We have had quite a bit going on in the last three months and the best starting point is to highlight our attendance last week at the 2013 Staffing Industry Analysts Executive Forum. Over 900 CEOs, owners and senior-level executives gathered for four-days at the Omni Orlando Resort at ChampionsGate in Florida for one of highest rated conferences in the industry.
The Affordable Care Act was a central topic of discussion (as it is with all businesses right now), but the overall vibe is the ACA will be more of a boom than bust for our industry. And as 2014 draws closer, all staffing firms are gearing up for the changes but many proposed rules are still under discussion. You can definitely expect to see several ensuing blog posts as we learn more in the upcoming months.
A few other discussion points were about the expected industry growth over the next five years and the emerging online staffing market. Barry Asin, Staffing Industry Analysts President, gave a keynote speech on the following 18 predictions for our industry.
Here are all 18 predictions for the staffing industry by 2018:
- U.S. staffing revenue will hit $160 billion in 2018, up from $126.8 billion in 2012.
- North America will remain about a third of the global staffing market.
- Information technology and industrial staffing will make up nearly 60 percent of the U.S. temporary staffing market. They are at 53 percent now.
- Market concentration increases: the top 15 firms will have 50 percent of market share.
- The Affordable Care Act will benefit the staffing industry. “We will see that the Affordable Care Act will be more boom than bust for the staffing industry,” Asin said. However, a survey by Staffing Industry Analysts found that staffing firms expected customers to absorb a median 65 percent of extra costs while another survey found a majority of buyers expect to absorb none of the costs.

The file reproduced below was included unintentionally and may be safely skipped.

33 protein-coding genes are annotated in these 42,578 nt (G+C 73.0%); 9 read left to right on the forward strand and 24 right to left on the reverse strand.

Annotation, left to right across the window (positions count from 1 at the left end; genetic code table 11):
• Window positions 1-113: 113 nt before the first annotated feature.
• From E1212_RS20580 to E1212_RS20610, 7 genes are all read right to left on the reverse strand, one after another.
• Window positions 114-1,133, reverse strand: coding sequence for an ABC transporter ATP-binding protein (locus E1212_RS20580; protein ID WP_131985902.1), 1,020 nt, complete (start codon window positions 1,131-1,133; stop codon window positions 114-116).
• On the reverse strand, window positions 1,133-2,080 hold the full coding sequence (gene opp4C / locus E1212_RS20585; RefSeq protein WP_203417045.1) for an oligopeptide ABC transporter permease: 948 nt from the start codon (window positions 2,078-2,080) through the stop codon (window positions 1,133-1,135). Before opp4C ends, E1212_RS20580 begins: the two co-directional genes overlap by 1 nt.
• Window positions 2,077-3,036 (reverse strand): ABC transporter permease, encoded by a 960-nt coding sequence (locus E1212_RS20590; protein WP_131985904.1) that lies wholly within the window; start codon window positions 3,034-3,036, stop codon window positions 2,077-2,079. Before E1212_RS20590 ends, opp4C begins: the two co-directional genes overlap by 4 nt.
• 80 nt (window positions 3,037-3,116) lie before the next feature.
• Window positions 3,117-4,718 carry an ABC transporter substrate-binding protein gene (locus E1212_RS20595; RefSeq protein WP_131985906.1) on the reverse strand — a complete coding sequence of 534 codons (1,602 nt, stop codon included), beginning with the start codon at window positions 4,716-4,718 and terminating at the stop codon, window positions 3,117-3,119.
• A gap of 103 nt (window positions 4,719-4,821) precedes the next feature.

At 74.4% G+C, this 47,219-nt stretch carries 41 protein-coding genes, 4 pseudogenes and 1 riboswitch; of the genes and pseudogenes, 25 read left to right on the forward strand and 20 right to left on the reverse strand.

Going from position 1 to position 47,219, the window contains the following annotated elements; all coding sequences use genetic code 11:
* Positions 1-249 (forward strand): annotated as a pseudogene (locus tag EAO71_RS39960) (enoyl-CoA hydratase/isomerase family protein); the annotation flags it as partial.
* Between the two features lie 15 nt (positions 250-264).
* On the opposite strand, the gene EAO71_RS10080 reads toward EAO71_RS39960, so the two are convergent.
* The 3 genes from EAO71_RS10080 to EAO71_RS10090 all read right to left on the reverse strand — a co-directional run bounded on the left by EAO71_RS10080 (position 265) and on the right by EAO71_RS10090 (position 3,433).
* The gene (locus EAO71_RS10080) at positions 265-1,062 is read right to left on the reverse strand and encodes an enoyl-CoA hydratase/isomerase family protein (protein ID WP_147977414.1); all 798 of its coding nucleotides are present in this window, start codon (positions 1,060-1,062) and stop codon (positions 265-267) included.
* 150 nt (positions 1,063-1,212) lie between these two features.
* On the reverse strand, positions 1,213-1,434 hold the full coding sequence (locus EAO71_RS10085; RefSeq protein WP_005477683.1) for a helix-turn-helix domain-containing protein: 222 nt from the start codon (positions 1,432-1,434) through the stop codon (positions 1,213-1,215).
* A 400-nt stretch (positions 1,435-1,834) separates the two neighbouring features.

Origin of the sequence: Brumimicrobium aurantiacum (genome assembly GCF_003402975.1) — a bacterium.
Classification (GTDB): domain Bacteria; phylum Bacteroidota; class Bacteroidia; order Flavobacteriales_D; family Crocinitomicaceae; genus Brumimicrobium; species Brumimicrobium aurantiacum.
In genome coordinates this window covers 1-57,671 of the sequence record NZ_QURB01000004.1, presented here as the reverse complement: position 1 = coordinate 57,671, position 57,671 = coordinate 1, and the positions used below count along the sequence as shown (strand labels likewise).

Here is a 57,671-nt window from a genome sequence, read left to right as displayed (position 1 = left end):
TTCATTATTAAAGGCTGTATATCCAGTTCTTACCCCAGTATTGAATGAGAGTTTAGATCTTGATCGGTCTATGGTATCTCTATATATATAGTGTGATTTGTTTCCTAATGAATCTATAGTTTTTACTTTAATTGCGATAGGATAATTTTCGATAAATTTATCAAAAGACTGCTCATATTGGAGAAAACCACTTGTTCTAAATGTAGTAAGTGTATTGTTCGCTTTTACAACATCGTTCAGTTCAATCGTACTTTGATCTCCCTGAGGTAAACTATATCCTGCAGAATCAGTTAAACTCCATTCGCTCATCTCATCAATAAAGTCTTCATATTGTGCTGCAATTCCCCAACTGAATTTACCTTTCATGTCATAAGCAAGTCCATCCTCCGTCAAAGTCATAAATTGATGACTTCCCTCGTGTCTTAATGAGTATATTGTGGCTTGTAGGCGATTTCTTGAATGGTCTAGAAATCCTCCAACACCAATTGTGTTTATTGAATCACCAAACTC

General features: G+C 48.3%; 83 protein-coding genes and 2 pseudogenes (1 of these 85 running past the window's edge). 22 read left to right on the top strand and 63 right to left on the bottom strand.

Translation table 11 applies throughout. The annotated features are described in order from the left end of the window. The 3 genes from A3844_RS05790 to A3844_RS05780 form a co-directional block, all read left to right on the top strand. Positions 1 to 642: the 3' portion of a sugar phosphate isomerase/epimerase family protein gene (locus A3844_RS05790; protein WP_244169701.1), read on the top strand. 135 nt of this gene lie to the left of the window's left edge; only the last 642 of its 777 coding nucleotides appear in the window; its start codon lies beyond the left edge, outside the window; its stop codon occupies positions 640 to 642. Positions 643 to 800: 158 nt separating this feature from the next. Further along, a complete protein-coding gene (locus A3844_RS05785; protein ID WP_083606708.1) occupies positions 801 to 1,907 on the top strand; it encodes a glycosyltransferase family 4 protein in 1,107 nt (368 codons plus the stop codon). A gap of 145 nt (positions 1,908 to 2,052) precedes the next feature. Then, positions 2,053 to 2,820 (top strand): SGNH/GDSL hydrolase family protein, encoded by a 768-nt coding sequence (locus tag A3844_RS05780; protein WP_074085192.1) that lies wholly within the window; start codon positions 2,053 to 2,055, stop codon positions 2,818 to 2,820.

- Healthcare staffing revenue will reach $13.4 billion in 2018, which represents an estimated compound annual growth rate of 6 percent from 2013.
- Work will expand from “supply chain” to “human cloud” models. The human cloud includes online staffing as well as crowdsourcing where a large task is broken down into several smaller micro tasks that are farmed out to online workers.
- Online staffing will reach $5 billion in annual spend in 2018 from $1 billion in 2012. Online staffing includes firms such as Elance and oDesk. These firms connect staffing buyers with workers online — tasks are posted on a website and workers are engaged and paid via the platform. The workers are often independent contractors, but they can be W-2 employees as well. Often the staffing buyer and worker never meet face-to-face.
- Total talent management will become ubiquitous by 2012. Total talent management refers to overall management of a workforce, both traditionally hired and contingent workers. It includes such aspects as designing benefits and compensation, measuring performance and planning for future workforce needs among other aspects. It involves both traditionally hired and contingent workers.
- Technology choices and effective adoption practices will be critical to the success of staffing firms in 2018 like never before.
- Maturing VMS, MSP and RPO models morph into the next big thing.
- Staffing firms will be among the heaviest users of social media.
- Big data and social media will dominate the skills needed in staffing.
- New staffing operating models will roll out of the lab and into the mainstream. Examples include virtual and offshore recruiting and video interviewing.
- Death of the branch office model for staffing companies.
- Independent contractor compliance/screening adoption will exceed 70 percent among large clients. Presently, 54 percent of large buyers had adopted such models in 2012.
- Micro-targeting locations will drive growth for staffing firms.
- Micro-targeting of skills will drive growth in staffing as well.
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